Saturday 13 December 2014

Cable ship Faraday.

A tweeter has put out today a picture of Cable Ship Faraday off Charlton
I promised to put out more information - and I am sorry - this is direct quotations from books rather than something original written. 

First of all - Stewart says:
"There were two cable ships named Faraday both owned by Siemens Brothers, the picture shows this vessel moored off the Siemens Brothers factory in Charlton.  This two funnelled ship is Faraday (1), Faraday (2) only had one funnel. Your enthusiast’s picture must be pre 1924
There is quite a bit about her in Haigh pages 67-69  (K.R.Haigh  Cableships and Submarine Cables. STC 1968)   This says
Built in 1874 by C Mitchell and Company Ltd, Newcastle.  Length = 360ft Breadth = 52ft Height Overall = 40ft Gross tonnage = 5,052.  She was one of the first vessels to be fitted with  twin screws driven by a compound steam engine.  She also had a fairly unique bow rudder for increase manoeuvrability at slow speed.  Both of this innovations were conceived by William Siemens.  She had 3 cable tanks that could carry  400 + 800 + 800nm of cable, a total lift capability of 2,000nm (3,710km). n 1909 she underwent major reconstruction work and in 1924 she was sold for scrap but her one inch iron plates proved too tough for the breakers to deal with and she was sold on as a coal hulk in Algiers where she was known as Analcoal and owned by the Anglo-Algiers Coaling Company.  In 1931 she was towed to Gibraltar to continue her role as a coal hulk and in 1941 she was moved to Sierra Leone where she did service as a naval stores ship.  Finally she was towed back to a South Wales breakers in 1950".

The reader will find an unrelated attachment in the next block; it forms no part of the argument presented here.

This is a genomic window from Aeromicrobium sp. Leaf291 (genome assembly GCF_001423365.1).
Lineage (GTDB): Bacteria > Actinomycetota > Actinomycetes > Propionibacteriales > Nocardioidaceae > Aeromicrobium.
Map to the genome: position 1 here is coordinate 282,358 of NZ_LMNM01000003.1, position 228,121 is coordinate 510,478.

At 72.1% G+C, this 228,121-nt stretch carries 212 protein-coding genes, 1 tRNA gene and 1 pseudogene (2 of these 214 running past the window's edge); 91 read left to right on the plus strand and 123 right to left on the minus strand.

................ and Bill (in America) says:

I see Stewart has provided some good information while I was asleep!
But it's always worth checking my site if you need a quick answer:

The search box at the top of the main page and the bottom of most other
pages is the fastest way to find anything.
.................... I also found a history of Siemens with quite a bit in it about Faraday 1 (J.D.Scott  Siemens Brothers 1856-1958 Weidenfeld and Nicholson 1958).
"In 1874 there was launched the firms own cable laying ship, the Faraday, a vessel especially designed for cable laying by William Siemens himself in collaboration with his friend William Froude, the great pioneer in design of ships' hulls.The Faraday was a vessel with a gross tonnage of 4,908 a length of 360 feet, a beam of 52 feet  and a depth of 35 feet. She was built upon the principle of a whale boat; that is to say that she had bows at each end, and was thus particularly well adapted for the close manoaeuvering required in laying cables. Also, in aid oc manoeuvrability she had twin screws, a very early example of a ship so built. She was in fact 'built round the cable' in every way.  In order to give a large deck space her two funnels were abreast of one another and in order to cut down rolloing, 'Mr Froude suggested that there should be two enormous bilge keels instead of an ordinary keel  ... in fact she was remarkably successful ..throughout her long life she had the reputation of being a lucky ship.  The Faraday excited great interest and there are many descriptions of her. See Trans.Inst. Nav. Arch. Vo XVII 1876 Bright C. op cit pp 162-3 and the newspapers of the period.
can probably find more.

1 comment:

BC said...

What a revolution in ship design, built only five years after Cutty Sark.
The hull lasted until 1950, it was very probably wrought iron.
SS Great Eastern was laid up at Milford Haven in 1874 and it seems laid no more cables once SS Faraday was in service.
The Great Eastern being too big to get upriver had to load cable at Sheerness. Could Faraday 1 get up to Greenwich to load directly? If so this spelt the end of Brunel's great ship as a cable layer.

Excellent ref